Showing posts from December, 2010

Cookbook #53: Baking In America

Adapted from Cookbook #53: Baking In America   (2002) Recipe:  Irish Whiskey Fruitcake with Spiced Walnuts and Pecans "It's always the same: a morning arrives in November, and my friend, as though officially inaugurating the Christmas time of year that exhilarates her imagination and fuels the blaze of her heart, announces: 'It's fruitcake weather! Fetch our buggy. Help me find my hat.'"--Truman Capote, A Christmas Memory While this is my last entry for 2010, I will hold off on the musings and reflections until the first week of 2011.  In the mean time, it's fruitcake weather, no matter where you are. Fruitcake is one of those recipes that gets a bad rap.  Yes, it's heavy.  Yes, it is chock-full of nuts and fruit.  Yes, it has a shelf life longer than some small electronics.  But people, it's made with whiskey. It is traditional to serve this loaf around the holidays, and I thought it a perfect way to end the year. Known for its longe

Cookbook #52: Simply Tuscan

Adapted from Cookbook #52:  Simply Tuscan   (2000) Recipe: Sweet and Sour Wild Boar with Chestnut Gnocchi I made roast beast. Normally on Christmas Eve, we have "morsels and sauces"--my favorite way to eat (little bits of this, little bits of that, usually pâté, grapes, cornichons, salami, cheese, crackers).  But we're saving that for Christmas Day dinner.   Instead, last night we had boar. We're coming to the close of the year, and I have saved two very wintery foods for the end.  Page 210 of this Tuscan regional cookbook by Pino Luongo  is entitled "A Quintessential Winter Menu," calling for a buffet that serves 12 (!) of Braised Quail with Caramelized Shallots with Soft Polenta, Garganelli with Truffle-Scented Fondue, Sweet and Sour Wild Boar with Chestnut Gnocchi, and Marta's Grandmother's Apple Roll.  Well, well, well.  All of that sounds transcendent, but I didn't need to feed 12.  I needed to feed four--so I chose

Cookbook #51: Chez Panisse Vegetables

Adapted from Cookbook #51:  Chez Panisse Vegetables (1996) Recipe: Grilled Cèpes This cookbook is another Alice Waters must have.  It will come in especially handy next year, I imagine, as I prepare to shift this website over to my new project.  New project, you wonder.  In an effort to expand my culinary horizons, each week in 2011, I will cook whatever arrives in our CSA box.  I have loved cooking page 210 from every cookbook I own.  I admit it, I like the surprise each week, but I don’t want to just go to page 211 in 2011.  In part because many of the recipes I cooked on page 210 extend onto page 211.  Instead, come January, I am going to cook whatever shows up on my doorstep in our weekly CSA box.  Even if it's eight pounds of Napa Cabbage.  That has happened.  More about this project at the end of this year.  I am not quite done with the Page 210 project, and I don't want to get too far ahead of myself here.  I still have two more cookbooks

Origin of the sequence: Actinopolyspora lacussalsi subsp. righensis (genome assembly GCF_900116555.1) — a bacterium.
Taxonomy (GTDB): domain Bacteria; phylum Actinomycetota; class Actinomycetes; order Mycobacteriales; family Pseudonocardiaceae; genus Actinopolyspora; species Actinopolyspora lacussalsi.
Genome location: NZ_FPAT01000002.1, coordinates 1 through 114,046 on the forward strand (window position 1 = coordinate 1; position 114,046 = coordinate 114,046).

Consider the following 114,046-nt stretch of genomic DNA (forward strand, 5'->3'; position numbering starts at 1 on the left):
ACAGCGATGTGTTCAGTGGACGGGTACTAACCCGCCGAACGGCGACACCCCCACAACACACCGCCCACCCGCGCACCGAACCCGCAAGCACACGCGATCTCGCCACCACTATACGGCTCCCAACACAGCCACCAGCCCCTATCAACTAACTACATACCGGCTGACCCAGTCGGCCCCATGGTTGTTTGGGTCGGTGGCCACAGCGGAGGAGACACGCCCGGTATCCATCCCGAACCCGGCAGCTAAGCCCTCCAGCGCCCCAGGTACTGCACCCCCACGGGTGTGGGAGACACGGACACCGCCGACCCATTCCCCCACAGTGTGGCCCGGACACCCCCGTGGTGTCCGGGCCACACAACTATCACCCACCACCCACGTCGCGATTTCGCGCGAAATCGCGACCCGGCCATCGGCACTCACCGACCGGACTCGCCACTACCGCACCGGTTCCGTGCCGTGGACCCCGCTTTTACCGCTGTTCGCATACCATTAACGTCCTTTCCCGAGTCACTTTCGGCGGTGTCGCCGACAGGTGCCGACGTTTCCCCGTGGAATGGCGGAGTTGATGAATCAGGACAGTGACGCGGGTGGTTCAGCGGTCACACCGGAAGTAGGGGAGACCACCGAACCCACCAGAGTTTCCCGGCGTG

Cookbook #50: Local Flavors

Adapted from Cookbook #50: Local Flavors   (2002)       I ordered this book used from amazon; thus, no dust jacket. Recipe:  Parsnip Galette with Greens       Prior to this evening, my only experience with parsnips was Christmas Eve in Wales in 1994.   I had saved six months of paychecks from the pizza joint where I was flipping pies, and I purchased my first trans-Atlantic flight to visit my then boyfriend who was studying at the University of Swansea.  On Day One of a three-week trip, he broke up with me.  I told him that this was a poor decision on his part, as I planned to spend the next twenty days in Wales and he was going to show me around.     That winter of 1994, I was a vegetarian (as I have mentioned ad nauseam in this blog).  The now ex-boyfriend's family was Welsh, and that Christmas Eve, we spent the day with his cousins in Swansea and then, I think, with an aunt and uncle in the remote town of Llanelli.  The aunt didn&#

Cookbook #49: Thai Food

Adapted from Cookbook #49:  Thai Food   (2002) Recipe: Lon Pla Raa (Fermented Fish Relish) I am a little in awe of this cookbook.  David Thompson, an Australian chef and restaurateur, lived for several years in Bangkok, and his expertise in the food, city, and culture is abundantly clear in this tome.  There has been some bruhaha about Thompson, a foreigner, suggesting that he was reviving Thai cuisine; such a statement perhaps needs context.  He's certainly bringing it to Western kitchens, and well, Westerners for the most part like their ethnic cuisines digested by someone else--the French got Julia , the Moroccans got Claudia , the Mexicans got Diana .  Thompson is merely in a long line of chefs who are passionate about a cuisine that is not from their native homes.  And I cannot fault him for that. Instead, I will take advantage of it, and for a hefty 688 pages Thompson wants to ensure you learn a thing or two about the origins of the food.  In fact, the opening